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Movie Review: The Expendables

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Movie Review: The Expendables

Movie Poster: The Expendables

The Expendables

Directed by Sylvester Stallone
Screenplay by Dave Callaham and Sylvester Stallone

Sylvester Stallone as Barney Ross
Jason Statham as Lee Christmas
Jet Li as Ying Yang
Dolph Lundgren as Gunner Jensen
Eric Roberts as James Munroe
Randy Couture as Toll Road
Steve Austin as Paine
David Zayas as General Garza
Giselle Itié as Sandra

CLR [rating:3.5]

Movie Still: The Expendables

Lee Christmas (Jason Statham), Barney Ross (Sylvester Stallone and Toll Road (Randy Couture) in The Expendables
[Photo credit: Karen Ballard. © Lionsgate]

You Don’t Mess Around With Sly

Pardon the expression, but the simplest and most adequate term for a production like The Expendables is “balls-out.” Overkill is the name of the game in this gleeful throwback to the shoot-em-up favorites of the 1980s. Director, star, and co-writer Sylvester Stallone gathers action stars old and new, wrestlers, professional fighters and football players in the dueling ring. Wind them up and watch them go!

The Expendables are a hardened squad of mercenaries, accustomed to high-risk, impossible-odds scenarios. We first see them (half a dozen or so in number) shredding a desperate crew of Somalian pirates without putting more than a scratch or two on their cargo of hostages. It is immediately clear that this is no sobering military drama. It is, instead, a celebration of the Ultimate Badass. If this sounds entertaining to you, then by all means stick around. For the rest of you… well, you’ve been warned.

To anchor all the mayhem, the film weaves just enough plot between adventures to give us some idea of who these men are and what drives them. These men are mercenaries for a couple of very basic reasons. It pays, it is what they are best at, and it substitutes nicely for the real-world relationships that seem just out of reach for them. After all, what group of guys wouldn’t enjoy zipping around the world on motorcycles, being as tough as they want to be and getting paid bundles for it? These men understand one another, which lends a thread of credibility to their outstanding – bordering on superhuman – sense of teamwork. Each insists that his number one motivation is money, but an underlying bond of solidarity keeps them together even when the risk outweighs the reward. Without one another, all of these men would be troubled and dangerous loners. And they know it.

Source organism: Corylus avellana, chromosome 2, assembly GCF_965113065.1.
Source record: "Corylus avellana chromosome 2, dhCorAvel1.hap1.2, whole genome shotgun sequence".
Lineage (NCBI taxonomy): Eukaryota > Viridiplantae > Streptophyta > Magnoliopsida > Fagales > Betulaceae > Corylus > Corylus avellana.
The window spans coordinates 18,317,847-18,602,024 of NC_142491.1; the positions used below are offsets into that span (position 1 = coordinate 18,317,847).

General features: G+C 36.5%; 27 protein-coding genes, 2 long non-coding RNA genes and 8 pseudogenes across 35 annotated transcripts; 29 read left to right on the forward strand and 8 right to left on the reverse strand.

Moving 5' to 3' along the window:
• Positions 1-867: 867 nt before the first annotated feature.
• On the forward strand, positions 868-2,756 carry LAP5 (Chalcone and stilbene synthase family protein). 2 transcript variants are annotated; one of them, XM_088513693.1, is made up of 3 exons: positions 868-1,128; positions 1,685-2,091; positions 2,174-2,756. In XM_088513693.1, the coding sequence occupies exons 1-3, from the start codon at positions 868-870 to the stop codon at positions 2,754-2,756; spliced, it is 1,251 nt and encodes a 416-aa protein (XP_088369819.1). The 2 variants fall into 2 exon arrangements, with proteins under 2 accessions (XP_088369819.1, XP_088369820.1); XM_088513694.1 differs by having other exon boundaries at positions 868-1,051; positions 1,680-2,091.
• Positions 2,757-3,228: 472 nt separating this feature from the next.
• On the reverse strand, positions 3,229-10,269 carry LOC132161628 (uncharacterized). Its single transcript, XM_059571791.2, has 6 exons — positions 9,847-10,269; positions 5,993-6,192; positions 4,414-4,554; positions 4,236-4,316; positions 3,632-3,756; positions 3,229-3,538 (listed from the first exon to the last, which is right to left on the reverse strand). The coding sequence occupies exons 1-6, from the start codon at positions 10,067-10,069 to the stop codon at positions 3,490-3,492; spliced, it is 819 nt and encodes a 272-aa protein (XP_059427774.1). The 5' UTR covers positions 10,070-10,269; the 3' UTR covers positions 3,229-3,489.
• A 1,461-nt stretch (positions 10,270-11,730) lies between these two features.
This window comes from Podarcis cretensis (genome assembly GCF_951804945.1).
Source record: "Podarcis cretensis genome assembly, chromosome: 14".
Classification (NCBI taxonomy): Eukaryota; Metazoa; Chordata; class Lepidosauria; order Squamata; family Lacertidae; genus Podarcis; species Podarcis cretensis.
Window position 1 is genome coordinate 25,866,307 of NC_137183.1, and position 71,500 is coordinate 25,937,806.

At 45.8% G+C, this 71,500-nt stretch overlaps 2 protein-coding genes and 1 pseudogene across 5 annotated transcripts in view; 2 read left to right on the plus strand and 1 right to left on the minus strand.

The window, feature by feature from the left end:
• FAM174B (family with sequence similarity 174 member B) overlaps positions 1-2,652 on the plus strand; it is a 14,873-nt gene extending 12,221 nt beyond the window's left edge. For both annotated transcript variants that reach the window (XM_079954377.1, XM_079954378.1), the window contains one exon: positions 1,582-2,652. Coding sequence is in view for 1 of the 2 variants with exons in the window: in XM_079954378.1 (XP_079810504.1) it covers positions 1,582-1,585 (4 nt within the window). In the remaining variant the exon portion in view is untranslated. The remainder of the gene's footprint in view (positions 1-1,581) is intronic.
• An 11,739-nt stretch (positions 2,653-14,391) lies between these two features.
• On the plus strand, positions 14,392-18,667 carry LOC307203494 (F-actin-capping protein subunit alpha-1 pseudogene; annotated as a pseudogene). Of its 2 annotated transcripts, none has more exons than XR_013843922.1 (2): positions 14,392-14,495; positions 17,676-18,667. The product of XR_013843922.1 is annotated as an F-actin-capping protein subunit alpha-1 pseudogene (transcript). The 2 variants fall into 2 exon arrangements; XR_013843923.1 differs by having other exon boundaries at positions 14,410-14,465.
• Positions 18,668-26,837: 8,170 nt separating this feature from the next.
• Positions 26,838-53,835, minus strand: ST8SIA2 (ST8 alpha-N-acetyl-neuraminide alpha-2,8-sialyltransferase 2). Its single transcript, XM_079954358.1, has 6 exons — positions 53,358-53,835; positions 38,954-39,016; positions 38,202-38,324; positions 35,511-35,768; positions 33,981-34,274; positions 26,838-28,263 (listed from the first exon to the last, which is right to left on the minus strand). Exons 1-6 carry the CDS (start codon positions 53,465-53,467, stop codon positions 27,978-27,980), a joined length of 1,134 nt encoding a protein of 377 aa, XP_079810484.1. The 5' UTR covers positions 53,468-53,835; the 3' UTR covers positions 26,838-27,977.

At the same time, they all fear the lurking specter of burnout. Stallone’s character observes early on that “the life” catches up with every mercenary at some point, and for the professionally lethal, a loss of faith in humanity can be a very perilous thing. Enter Stallone’s old foe from Rocky IV, Mr. Dolph “Man Is He Big!” Lundgren, as a hulking and unstable teammate who has been driven by the Expendables lifestyle to a rather frightening outlook on the world at large. Cut loose by Stallone as a liability, he is by no means out of the picture, sneering and crushing his way through an impressive performance of ice-cold, unstoppable menace.

The flip side of the burnout coin is Mickey Rourke, playing a former mercenary turned reclusive tattoo artist. Disillusioned and scarred by his younger and more bloodthirsty days, he is unable or unwilling to make a meaningful connection with the real world. Though retired from active wet work, he still spends all his time with his old buddies, throwing knives and blasting Creedence Clearwater Revival. He is caught for good between the world he abandoned and the one where he does not belong.

NEWS FLASH! The tiny island nation of Vilena is in crisis. A cruel military dictator oppresses, tortures, and terrorizes the dirt-poor citizens into farming cocaine for his own profit and glory. We further learn that the real boss of the operation is a sinister, sharply dressed American (Eric Roberts) with connections powerful enough to walk all over the general and his army, constantly demanding more money and any amount of bloodshed required to make it. Through a series of shadowy contacts and secret meetings, the Expendables are hired to terminate the operation and all major parties involved.